The way governments function and engage with their constituents has been completely transformed by technology. Technology has been essential in boosting governmental effectiveness and reducing levels of corruption in Asia and Latin America. Here are several instances, statistics, and particular incidents that show how technology has improved certain areas.
Government services are becoming more digital
Citizens can now more easily obtain government services without having to engage in person thanks to e-governance technology. This has improved the effectiveness of state services while also reducing potential for corruption in the form of bribes and favoritism. For instance, the implementation of the Aadhaar system in India has made it simpler for citizens to access government services like healthcare, pensions, and subsidies. Aadhaar is a distinctive identifying number connected to biometric data. E-filing methods have also made it simpler for people to file their taxes and decreased the likelihood of fraud and embezzlement. According to Times of India data shows that the Unique Identification Authority of India has issued 81.78 Crore cards, covering nearly 67% of the population. This has made the transfer of subsidies easier and the identification of the unwieldy ones.
Because it is now simpler to track and oversee government transactions, there is less chance of corruption and theft. For instance, the Open Contracting Partnership, a global project to improve procurement process openness, has leveraged technology to make information on government contracting accessible to the general public. Because of the increased accountability and transparency, corruption in government procurement procedures has been reduced. For instance, in Colombia organizations that use competitive procurement techniques exhibit more competitiveness and a wider range of providers. On average, there are 17% more bidders for tenders. Participation increased by three times in some places and institutions. Time is saved for everyone by using standard contracts and bid documents. Open contracting, however, has had an immediate impact on pupils in Bogota’s schools in addition to improving chances for businesses. The national public procurement agency and the department of education used open contracting data to dismantle a US$22 million price-fixing system and guarantee 900,000 high-quality meals for schoolchildren each day. Meal suppliers now have 55 instead of 12, which boosts productivity and lowers costs without sacrificing quality. Further advantages will result from accelerating the transition to the superior SECOP II system and enhancing the stability of the API used to access open contracting data.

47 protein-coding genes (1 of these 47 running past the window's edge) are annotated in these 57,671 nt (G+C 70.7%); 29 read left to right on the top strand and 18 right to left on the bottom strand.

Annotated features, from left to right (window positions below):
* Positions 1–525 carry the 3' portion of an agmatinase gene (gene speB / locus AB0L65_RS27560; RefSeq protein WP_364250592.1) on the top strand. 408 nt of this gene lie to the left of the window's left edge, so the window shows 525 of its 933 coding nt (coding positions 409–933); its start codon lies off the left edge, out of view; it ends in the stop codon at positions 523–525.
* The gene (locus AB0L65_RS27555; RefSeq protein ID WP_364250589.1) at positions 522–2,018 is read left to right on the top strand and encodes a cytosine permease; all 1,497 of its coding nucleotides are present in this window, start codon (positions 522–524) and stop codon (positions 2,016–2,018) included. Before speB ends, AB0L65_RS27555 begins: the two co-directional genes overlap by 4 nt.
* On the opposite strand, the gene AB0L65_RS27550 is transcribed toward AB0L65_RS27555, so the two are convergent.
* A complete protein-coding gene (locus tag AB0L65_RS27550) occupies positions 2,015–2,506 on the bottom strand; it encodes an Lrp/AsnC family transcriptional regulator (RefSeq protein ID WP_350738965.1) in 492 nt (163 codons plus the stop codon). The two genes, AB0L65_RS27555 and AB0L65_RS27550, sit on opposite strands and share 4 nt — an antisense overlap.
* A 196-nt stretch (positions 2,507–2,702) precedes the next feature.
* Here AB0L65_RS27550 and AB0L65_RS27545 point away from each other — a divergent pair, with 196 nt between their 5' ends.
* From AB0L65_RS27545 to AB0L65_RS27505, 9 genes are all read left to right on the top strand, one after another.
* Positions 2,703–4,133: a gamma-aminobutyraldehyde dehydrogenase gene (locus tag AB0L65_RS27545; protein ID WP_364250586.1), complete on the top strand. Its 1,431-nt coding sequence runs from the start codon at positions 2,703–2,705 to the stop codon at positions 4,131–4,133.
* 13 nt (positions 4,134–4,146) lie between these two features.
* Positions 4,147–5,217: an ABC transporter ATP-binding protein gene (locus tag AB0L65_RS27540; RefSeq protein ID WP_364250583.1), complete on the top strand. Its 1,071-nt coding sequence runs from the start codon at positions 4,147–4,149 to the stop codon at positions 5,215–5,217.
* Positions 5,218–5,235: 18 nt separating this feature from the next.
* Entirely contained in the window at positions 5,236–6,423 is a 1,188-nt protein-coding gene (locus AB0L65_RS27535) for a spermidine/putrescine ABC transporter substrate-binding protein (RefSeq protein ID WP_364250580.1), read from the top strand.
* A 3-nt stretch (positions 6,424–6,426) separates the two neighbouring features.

Because cellphones and other digital devices are so widely used, it is simpler for citizens to denounce misconduct and offer proof. In Mexico, residents have access to information about their government and can denounce corruption and unethical behavior through the “Transparency Portal.” This tool aims to provide citizens with access to the most requested content by the users of this institution’s website, as well as proactive localization and open data, where artificial intelligence will help solve the most frequent doubts of citizens. It is necessary to emphasize that this exercise arose in response to the actions that, as an obligated entity, are implemented for the construction of useful information.